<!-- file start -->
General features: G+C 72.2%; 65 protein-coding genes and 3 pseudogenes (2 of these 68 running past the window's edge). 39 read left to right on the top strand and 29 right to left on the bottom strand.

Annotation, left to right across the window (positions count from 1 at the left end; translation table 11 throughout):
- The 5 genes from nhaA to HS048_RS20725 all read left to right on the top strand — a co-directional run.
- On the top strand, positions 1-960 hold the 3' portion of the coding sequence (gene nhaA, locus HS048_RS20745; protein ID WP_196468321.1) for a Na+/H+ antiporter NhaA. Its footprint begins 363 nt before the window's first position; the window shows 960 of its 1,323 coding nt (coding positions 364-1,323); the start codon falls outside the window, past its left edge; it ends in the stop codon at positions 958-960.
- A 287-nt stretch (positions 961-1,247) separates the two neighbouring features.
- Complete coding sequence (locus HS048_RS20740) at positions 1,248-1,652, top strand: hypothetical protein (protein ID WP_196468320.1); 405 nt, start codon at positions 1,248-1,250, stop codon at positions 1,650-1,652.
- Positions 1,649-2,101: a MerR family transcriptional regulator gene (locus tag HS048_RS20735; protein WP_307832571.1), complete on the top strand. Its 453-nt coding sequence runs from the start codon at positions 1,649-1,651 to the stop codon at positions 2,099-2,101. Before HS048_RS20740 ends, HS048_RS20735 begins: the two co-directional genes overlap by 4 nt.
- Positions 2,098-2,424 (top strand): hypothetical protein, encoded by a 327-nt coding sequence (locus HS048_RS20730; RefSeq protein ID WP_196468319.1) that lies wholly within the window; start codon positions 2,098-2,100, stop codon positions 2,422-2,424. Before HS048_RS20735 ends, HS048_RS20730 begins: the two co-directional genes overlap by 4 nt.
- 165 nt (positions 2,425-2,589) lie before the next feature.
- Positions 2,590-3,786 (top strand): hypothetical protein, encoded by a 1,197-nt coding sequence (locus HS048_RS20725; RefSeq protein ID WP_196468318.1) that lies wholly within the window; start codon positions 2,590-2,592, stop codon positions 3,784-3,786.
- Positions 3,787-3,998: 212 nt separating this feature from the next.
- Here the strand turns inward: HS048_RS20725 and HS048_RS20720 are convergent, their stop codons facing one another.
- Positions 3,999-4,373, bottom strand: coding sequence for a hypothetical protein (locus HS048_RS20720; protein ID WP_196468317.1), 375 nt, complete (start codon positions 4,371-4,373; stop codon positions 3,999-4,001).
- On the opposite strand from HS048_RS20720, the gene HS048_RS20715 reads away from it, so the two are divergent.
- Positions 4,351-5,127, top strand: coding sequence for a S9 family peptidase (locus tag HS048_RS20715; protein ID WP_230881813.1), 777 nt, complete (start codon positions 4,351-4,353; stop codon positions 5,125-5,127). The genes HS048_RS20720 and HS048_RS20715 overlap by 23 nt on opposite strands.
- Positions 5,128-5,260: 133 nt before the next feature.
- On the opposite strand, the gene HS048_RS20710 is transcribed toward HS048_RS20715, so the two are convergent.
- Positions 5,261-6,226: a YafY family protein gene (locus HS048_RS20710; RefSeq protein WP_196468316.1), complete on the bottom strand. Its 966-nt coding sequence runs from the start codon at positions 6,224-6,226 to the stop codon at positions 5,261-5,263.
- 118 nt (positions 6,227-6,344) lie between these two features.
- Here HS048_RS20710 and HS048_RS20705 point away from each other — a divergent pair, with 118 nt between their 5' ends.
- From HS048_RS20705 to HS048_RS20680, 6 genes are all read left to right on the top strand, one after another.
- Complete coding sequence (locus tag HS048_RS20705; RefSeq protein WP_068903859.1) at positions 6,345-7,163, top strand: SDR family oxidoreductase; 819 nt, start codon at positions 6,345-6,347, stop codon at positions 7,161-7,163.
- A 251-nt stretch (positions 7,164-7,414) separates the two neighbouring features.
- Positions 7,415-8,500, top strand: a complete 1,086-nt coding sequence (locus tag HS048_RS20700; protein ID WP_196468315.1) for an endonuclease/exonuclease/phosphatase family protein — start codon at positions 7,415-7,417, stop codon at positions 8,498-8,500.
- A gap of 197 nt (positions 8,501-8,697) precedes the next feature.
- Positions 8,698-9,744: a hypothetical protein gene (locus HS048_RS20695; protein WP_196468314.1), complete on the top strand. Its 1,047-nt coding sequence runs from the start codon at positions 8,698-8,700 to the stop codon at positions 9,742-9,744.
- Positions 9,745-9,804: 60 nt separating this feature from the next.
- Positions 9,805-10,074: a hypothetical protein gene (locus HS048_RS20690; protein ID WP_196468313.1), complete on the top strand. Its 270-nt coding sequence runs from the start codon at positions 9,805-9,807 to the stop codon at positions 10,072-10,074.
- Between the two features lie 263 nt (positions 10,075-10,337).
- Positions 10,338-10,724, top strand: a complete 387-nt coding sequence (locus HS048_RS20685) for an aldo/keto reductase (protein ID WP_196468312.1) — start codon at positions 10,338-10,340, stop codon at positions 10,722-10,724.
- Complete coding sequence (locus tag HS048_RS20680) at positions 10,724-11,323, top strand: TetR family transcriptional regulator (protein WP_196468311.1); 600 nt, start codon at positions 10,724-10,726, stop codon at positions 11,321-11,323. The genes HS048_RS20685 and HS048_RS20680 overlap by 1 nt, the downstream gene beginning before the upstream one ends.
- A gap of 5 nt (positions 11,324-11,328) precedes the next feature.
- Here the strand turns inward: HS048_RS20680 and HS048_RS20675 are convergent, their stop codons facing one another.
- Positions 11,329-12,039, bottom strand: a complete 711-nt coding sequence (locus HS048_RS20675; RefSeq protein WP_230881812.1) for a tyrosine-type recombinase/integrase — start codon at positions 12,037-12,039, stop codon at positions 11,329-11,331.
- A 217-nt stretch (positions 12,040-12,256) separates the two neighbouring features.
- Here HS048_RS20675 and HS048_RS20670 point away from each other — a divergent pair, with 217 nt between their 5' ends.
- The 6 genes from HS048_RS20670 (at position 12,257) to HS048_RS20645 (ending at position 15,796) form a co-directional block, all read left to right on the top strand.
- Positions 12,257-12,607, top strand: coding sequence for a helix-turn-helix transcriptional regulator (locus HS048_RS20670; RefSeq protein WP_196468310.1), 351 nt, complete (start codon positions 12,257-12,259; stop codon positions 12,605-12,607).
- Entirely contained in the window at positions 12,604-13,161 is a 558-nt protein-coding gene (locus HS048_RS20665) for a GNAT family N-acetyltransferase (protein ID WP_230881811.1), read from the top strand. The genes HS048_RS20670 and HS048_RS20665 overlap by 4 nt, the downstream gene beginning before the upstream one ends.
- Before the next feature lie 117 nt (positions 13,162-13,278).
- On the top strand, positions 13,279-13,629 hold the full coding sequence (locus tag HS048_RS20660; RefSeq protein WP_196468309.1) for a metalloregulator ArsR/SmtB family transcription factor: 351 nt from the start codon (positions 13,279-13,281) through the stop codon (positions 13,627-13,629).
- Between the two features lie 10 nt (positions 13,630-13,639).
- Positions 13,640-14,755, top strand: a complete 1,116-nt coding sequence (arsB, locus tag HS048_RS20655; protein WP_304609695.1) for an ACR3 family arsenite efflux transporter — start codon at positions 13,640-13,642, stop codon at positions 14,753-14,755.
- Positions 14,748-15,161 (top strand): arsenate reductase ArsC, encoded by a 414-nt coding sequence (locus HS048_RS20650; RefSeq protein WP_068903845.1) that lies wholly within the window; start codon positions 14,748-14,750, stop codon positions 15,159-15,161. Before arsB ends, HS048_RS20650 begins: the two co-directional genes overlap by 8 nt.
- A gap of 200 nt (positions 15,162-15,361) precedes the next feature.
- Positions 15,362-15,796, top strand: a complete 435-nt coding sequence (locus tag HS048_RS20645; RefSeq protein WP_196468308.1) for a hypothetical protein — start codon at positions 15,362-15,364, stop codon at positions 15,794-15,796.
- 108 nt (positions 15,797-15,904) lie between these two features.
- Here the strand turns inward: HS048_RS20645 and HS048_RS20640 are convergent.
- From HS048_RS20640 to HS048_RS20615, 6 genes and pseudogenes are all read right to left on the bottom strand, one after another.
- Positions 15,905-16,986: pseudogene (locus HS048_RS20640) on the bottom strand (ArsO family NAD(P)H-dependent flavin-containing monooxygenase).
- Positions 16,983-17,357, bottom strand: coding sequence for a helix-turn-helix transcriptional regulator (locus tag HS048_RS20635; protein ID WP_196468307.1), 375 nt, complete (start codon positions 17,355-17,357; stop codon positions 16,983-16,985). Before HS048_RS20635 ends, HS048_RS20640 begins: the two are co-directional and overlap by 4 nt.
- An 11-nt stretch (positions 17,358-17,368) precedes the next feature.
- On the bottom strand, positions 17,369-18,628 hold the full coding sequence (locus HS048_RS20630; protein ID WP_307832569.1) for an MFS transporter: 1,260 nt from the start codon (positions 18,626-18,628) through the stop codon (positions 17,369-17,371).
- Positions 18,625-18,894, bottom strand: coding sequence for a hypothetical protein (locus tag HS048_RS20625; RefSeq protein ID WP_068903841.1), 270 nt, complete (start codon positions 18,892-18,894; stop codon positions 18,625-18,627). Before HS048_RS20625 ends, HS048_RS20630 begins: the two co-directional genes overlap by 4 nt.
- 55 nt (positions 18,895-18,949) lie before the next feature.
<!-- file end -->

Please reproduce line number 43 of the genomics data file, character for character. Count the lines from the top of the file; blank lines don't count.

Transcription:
- Positions 13,640-14,755, top strand: a complete 1,116-nt coding sequence (arsB, locus tag HS048_RS20655; protein WP_304609695.1) for an ACR3 family arsenite efflux transporter — start codon at positions 13,640-13,642, stop codon at positions 14,753-14,755.